Supreme Court Agrees With Trial Court That Spouses’ Contract Invalidated Later Will

Friday, March 22, 2013

The Tennessee Supreme Court on Friday upheld a trial court’s decision invalidating a will because the will was contrary to a contract between the maker of the will and her deceased husband.

Roy Brown, Jr. and Ina Brown were married in the 1980s. Both of them had children from previous marriages. In June 2002, the Browns signed a contract agreeing to make wills that provided for all their children. They also agreed that they would not change their wills after one of them died. On the same day they signed the contract, the Browns signed new wills in accordance with their agreement.

Mr. Brown died six days after executing his will. Nine days later, Ms. Brown executed a new will that was different from her previous will. Ms. Brown died in 2003. After Ms. Brown’s son filed his mother’s last will for probate in the Chancery Court for Knox County, Mr. Brown’s children challenged the will because it violated Ms. Brown’s contract with their father. Ms. Brown’s son responded that the trial court did not have the authority to consider the claim that his mother’s will violated her contract with her late husband, and that the contract was unenforceable.

Following a hearing, the trial court decided that it had authority to try the dispute and that the Browns’ contract to make their wills was valid and enforceable. Accordingly, the trial court decided that Ms. Brown’s last will was invalid and that the will she signed before her husband died was valid. The Court of Appeals upheld the trial court’s decision.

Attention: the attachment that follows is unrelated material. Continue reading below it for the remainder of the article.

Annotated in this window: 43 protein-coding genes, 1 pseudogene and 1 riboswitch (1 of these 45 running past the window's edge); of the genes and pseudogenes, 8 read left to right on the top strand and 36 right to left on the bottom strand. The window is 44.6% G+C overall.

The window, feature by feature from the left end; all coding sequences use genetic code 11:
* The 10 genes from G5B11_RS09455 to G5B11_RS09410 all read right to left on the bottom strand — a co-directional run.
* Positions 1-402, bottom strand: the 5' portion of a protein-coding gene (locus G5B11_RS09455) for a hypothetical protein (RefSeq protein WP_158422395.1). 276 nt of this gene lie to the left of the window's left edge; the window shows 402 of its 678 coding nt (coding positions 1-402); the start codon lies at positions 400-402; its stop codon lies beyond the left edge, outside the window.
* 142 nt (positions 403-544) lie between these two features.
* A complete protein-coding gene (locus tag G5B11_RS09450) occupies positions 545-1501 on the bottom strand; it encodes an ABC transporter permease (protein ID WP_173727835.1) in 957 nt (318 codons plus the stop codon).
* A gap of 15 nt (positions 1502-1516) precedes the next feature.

On Friday, the Supreme Court unanimously upheld the decisions of the trial court and the Court of Appeals. The Court decided that the trial court had jurisdiction to hear the challenge filed by Mr. Brown’s children to Ms. Brown’s last will and that the challenge was not filed too late. The Court also decided that the contract between the Browns to make wills was enforceable and that Ms. Brown’s last will was not enforceable because it violated her contract with her deceased husband. Chief Justice Gary R. Wade wrote a separate concurring opinion.

Visit the Opinions section of to read the In re Estate of Brown opinion, authored by Justice William C. Koch, Jr. and the concurring opinion by Chief Justice Wade.


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